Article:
Thermal break windows: Polyamide technology vs. P&D

thermal break windows example

Aluminum is, in most ways, the perfect material for structural fenestration systems. It is powerful, light, weather-proof, and needs very little maintenance. However, aluminum is also a good conductor of heat. 25%–30% of residential heating and cooling energy used came from heat gain and heat loss through windows. Therefore, manufacturers need a thermal break (Thermal Barrier or Thermal Strut) of aluminum to reduce energy consumption. There are currently two principal types of thermal barriers used for thermal break windows globally: Polyamide Thermal Barrier Strips and Pour & Debridge (P&D).

What are thermal break windows with the Pour and Debridge method?

P&D thermal barriers history started in the 1950s. The polyurethane-based Pour&Debridge (P&D) thermal barrier system was developed in North America. This system uses a two-part polyurethane that manufacturers pour into and cure within a “dog bone” structural cavity in the finished aluminum extrusion. After that, manufacturers condition the cavity surfaces using either the Azo-Brader or the Lancer machinery to limit the metal bridge that acts as a conductor of hot or cold temperatures on the exposed surface.

However, in the 1970s, manufacturers saw that P&D systems had a propensity to shrink, exposing many installed aluminum windows and doors to water penetration. Due to the “dry-shrinkage” problem, some European manufacturers tried to look for alternatives. A unique method for extruding plastics to develop an alternative to the P&D application was developed in Germany. These applications contained Polyamide 66 with 25% glass fiber reinforcement (PA66GF25). 

What are thermal break windows with polyamide technology?

These revolutionary pressure extruded polyamide insulating strips join two separate aluminum extrusions into one thermally broken frame. Manufacturers precisely extrude polyamide thermal barrier profiles to achieve the desired profile shapes and geometries. The process can hold very tight tolerances with extremely repeatable output. Polyamide thermal break has a higher melting point than PVC or polyurethane used in other systems. Since its thermal expansion coefficient is very close to aluminum, the bond between it and the extrusion maintains excellent structural integrity through a wide range of temperature fluctuations.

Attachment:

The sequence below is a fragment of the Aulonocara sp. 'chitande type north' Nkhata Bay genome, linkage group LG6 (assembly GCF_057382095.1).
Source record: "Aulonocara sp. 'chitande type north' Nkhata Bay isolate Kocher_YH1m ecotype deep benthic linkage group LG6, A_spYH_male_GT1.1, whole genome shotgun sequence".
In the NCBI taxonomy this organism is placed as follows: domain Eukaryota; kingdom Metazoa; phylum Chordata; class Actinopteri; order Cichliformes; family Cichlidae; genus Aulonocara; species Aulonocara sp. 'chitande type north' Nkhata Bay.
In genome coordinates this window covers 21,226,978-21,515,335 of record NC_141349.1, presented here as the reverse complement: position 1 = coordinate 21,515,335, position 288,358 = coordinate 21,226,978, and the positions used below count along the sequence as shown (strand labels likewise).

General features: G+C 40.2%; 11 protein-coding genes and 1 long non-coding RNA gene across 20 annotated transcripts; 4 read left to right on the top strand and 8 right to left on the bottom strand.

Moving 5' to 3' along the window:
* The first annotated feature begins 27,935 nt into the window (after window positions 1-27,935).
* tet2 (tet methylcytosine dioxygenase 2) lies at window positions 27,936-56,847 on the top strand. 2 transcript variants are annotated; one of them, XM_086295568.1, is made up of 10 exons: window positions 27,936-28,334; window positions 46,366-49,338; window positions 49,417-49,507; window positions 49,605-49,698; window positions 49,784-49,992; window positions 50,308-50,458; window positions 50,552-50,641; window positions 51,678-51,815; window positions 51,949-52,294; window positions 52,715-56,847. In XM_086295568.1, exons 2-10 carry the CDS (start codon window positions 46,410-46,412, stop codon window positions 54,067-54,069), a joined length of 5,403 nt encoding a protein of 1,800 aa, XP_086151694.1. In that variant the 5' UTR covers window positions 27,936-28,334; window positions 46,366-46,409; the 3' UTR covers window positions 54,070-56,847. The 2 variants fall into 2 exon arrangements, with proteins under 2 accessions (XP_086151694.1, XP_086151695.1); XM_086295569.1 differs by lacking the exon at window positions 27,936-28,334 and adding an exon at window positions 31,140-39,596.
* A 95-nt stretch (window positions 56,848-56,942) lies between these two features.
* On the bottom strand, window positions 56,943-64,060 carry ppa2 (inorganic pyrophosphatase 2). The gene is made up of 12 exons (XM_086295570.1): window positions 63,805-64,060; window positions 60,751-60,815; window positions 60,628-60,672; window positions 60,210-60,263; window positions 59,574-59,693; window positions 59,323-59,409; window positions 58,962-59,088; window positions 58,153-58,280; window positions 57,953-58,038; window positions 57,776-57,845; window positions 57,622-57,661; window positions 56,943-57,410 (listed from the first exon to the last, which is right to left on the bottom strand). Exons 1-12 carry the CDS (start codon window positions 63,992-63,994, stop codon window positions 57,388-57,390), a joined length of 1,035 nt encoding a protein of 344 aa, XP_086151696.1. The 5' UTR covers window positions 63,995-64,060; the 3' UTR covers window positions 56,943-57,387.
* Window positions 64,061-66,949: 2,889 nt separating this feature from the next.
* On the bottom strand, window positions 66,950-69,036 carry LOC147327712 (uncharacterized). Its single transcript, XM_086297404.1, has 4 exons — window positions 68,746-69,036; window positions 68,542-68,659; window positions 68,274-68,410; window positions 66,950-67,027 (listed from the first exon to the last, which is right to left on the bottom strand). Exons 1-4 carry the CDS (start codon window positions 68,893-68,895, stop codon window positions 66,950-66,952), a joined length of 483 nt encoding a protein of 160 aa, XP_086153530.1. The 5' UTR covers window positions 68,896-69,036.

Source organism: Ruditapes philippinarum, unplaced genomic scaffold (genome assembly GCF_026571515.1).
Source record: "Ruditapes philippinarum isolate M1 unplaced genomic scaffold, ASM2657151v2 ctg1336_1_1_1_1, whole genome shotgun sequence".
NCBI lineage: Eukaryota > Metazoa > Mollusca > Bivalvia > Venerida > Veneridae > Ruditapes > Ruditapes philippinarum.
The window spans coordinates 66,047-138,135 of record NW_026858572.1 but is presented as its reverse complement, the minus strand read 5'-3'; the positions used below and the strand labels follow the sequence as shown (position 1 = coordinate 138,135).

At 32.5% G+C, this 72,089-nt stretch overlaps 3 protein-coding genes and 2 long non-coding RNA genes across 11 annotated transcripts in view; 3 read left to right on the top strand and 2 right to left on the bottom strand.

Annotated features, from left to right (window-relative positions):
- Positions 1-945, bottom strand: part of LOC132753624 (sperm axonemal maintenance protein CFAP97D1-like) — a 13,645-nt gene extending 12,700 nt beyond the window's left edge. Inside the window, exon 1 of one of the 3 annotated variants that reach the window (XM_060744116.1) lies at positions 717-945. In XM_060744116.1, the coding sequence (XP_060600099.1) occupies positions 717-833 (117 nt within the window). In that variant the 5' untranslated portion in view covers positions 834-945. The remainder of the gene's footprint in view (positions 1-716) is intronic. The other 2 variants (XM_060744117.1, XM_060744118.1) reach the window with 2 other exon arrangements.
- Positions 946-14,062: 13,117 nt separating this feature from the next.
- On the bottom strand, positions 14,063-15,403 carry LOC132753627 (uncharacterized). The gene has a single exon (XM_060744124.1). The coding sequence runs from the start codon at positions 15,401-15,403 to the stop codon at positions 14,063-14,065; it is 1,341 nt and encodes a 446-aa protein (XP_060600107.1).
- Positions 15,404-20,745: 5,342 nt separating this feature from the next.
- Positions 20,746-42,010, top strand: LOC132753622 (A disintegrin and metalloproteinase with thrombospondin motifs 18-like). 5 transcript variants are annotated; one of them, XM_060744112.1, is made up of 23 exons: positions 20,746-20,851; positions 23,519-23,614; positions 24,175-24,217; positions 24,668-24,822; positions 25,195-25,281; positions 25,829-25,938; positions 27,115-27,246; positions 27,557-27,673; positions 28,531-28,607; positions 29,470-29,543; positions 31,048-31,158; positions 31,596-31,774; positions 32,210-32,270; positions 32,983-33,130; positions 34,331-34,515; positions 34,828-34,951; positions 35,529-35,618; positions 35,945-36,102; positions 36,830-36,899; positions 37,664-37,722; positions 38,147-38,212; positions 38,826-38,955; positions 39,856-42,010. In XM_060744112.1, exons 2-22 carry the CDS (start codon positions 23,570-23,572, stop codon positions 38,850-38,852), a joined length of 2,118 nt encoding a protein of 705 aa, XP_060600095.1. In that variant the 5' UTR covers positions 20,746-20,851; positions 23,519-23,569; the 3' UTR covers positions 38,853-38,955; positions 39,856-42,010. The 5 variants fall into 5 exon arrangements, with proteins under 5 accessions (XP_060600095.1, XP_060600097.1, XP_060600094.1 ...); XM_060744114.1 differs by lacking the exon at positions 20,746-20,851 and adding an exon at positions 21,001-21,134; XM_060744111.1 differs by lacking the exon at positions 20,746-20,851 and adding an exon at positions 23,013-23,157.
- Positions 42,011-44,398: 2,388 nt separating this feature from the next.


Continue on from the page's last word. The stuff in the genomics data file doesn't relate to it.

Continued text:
Polyamide insulating profile provides a true composite assembly that features strong structural integrity. Also, there are no thermal expansion issues due to much closer expansion coefficients between Polyamide and Aluminum. The polyamide strip is a mouldable composite material. Its fibers are oriented in all three dimensions to ensure appropriate strength. As such, manufacturers can use these strips across all types of fenestration, including oversized and impact-resistant systems. Therefore, polyamide thermal barriers are the best for thermal break windows. 

Comparison between P&D and Polyamide Thermal Barriers Thermal Conductivity 

The polyamide profile has almost an IDENTICAL expansion coefficient with aluminum alloy. The composite needs to remain intact over time. Hence, the thermal barrier’s choice and performance play a key role in the structural composite assembly. The aluminum window and door systems must withstand constant wind load and thermal conditions (expansion and contraction). Due to the large difference in expansion coefficient, Thermal Break Windows with P&D will experience thermal shrinkage in some cases. That will lead to possible leakage and loss of composite strength.